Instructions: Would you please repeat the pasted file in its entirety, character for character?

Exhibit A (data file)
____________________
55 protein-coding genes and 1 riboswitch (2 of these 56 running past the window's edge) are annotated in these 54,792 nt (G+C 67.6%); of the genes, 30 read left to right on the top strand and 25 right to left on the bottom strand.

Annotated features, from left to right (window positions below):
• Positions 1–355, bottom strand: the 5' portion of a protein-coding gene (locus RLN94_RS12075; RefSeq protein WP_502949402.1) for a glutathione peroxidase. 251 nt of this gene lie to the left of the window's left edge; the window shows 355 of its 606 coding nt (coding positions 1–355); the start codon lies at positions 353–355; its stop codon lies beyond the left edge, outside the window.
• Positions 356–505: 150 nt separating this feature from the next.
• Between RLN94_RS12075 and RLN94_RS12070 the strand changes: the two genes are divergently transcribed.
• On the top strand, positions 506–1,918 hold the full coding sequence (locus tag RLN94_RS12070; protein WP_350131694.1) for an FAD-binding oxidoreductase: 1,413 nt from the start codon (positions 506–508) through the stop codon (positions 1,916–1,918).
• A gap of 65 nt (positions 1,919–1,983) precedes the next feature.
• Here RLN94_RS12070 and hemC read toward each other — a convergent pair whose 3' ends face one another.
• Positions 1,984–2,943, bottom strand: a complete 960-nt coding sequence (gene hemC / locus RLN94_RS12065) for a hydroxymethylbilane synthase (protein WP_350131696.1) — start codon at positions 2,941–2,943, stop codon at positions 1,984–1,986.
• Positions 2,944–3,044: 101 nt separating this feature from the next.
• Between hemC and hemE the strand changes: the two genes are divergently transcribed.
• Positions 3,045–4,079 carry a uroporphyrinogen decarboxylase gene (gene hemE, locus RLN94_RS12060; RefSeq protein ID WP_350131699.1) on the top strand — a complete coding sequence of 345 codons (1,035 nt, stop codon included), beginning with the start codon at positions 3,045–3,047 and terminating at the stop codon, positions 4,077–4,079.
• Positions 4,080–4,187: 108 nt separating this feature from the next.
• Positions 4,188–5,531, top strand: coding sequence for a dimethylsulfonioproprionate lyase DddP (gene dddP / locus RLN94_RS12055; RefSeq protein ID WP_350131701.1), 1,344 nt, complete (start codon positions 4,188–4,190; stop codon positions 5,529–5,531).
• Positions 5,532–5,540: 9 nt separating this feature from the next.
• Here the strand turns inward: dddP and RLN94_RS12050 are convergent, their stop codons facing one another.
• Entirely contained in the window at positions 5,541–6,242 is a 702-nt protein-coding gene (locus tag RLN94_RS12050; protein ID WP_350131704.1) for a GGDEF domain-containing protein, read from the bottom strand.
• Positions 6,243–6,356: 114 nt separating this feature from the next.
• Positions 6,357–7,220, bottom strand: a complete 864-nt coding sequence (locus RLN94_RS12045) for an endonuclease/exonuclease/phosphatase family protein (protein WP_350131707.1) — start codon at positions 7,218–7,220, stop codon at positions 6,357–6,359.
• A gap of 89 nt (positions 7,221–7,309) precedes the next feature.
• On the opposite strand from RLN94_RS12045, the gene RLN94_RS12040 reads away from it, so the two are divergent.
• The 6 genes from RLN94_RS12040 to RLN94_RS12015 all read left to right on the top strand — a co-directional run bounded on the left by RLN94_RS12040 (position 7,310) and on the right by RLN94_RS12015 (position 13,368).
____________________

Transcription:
55 protein-coding genes and 1 riboswitch (2 of these 56 running past the window's edge) are annotated in these 54,792 nt (G+C 67.6%); of the genes, 30 read left to right on the top strand and 25 right to left on the bottom strand.

Annotated features, from left to right (window positions below):
• Positions 1–355, bottom strand: the 5' portion of a protein-coding gene (locus RLN94_RS12075; RefSeq protein WP_502949402.1) for a glutathione peroxidase. 251 nt of this gene lie to the left of the window's left edge; the window shows 355 of its 606 coding nt (coding positions 1–355); the start codon lies at positions 353–355; its stop codon lies beyond the left edge, outside the window.
• Positions 356–505: 150 nt separating this feature from the next.
• Between RLN94_RS12075 and RLN94_RS12070 the strand changes: the two genes are divergently transcribed.
• On the top strand, positions 506–1,918 hold the full coding sequence (locus tag RLN94_RS12070; protein WP_350131694.1) for an FAD-binding oxidoreductase: 1,413 nt from the start codon (positions 506–508) through the stop codon (positions 1,916–1,918).
• A gap of 65 nt (positions 1,919–1,983) precedes the next feature.
• Here RLN94_RS12070 and hemC read toward each other — a convergent pair whose 3' ends face one another.
• Positions 1,984–2,943, bottom strand: a complete 960-nt coding sequence (gene hemC / locus RLN94_RS12065) for a hydroxymethylbilane synthase (protein WP_350131696.1) — start codon at positions 2,941–2,943, stop codon at positions 1,984–1,986.
• Positions 2,944–3,044: 101 nt separating this feature from the next.
• Between hemC and hemE the strand changes: the two genes are divergently transcribed.
• Positions 3,045–4,079 carry a uroporphyrinogen decarboxylase gene (gene hemE, locus RLN94_RS12060; RefSeq protein ID WP_350131699.1) on the top strand — a complete coding sequence of 345 codons (1,035 nt, stop codon included), beginning with the start codon at positions 3,045–3,047 and terminating at the stop codon, positions 4,077–4,079.
• Positions 4,080–4,187: 108 nt separating this feature from the next.
• Positions 4,188–5,531, top strand: coding sequence for a dimethylsulfonioproprionate lyase DddP (gene dddP / locus RLN94_RS12055; RefSeq protein ID WP_350131701.1), 1,344 nt, complete (start codon positions 4,188–4,190; stop codon positions 5,529–5,531).
• Positions 5,532–5,540: 9 nt separating this feature from the next.
• Here the strand turns inward: dddP and RLN94_RS12050 are convergent, their stop codons facing one another.
• Entirely contained in the window at positions 5,541–6,242 is a 702-nt protein-coding gene (locus tag RLN94_RS12050; protein ID WP_350131704.1) for a GGDEF domain-containing protein, read from the bottom strand.
• Positions 6,243–6,356: 114 nt separating this feature from the next.
• Positions 6,357–7,220, bottom strand: a complete 864-nt coding sequence (locus RLN94_RS12045) for an endonuclease/exonuclease/phosphatase family protein (protein WP_350131707.1) — start codon at positions 7,218–7,220, stop codon at positions 6,357–6,359.
• A gap of 89 nt (positions 7,221–7,309) precedes the next feature.
• On the opposite strand from RLN94_RS12045, the gene RLN94_RS12040 reads away from it, so the two are divergent.
• The 6 genes from RLN94_RS12040 to RLN94_RS12015 all read left to right on the top strand — a co-directional run bounded on the left by RLN94_RS12040 (position 7,310) and on the right by RLN94_RS12015 (position 13,368).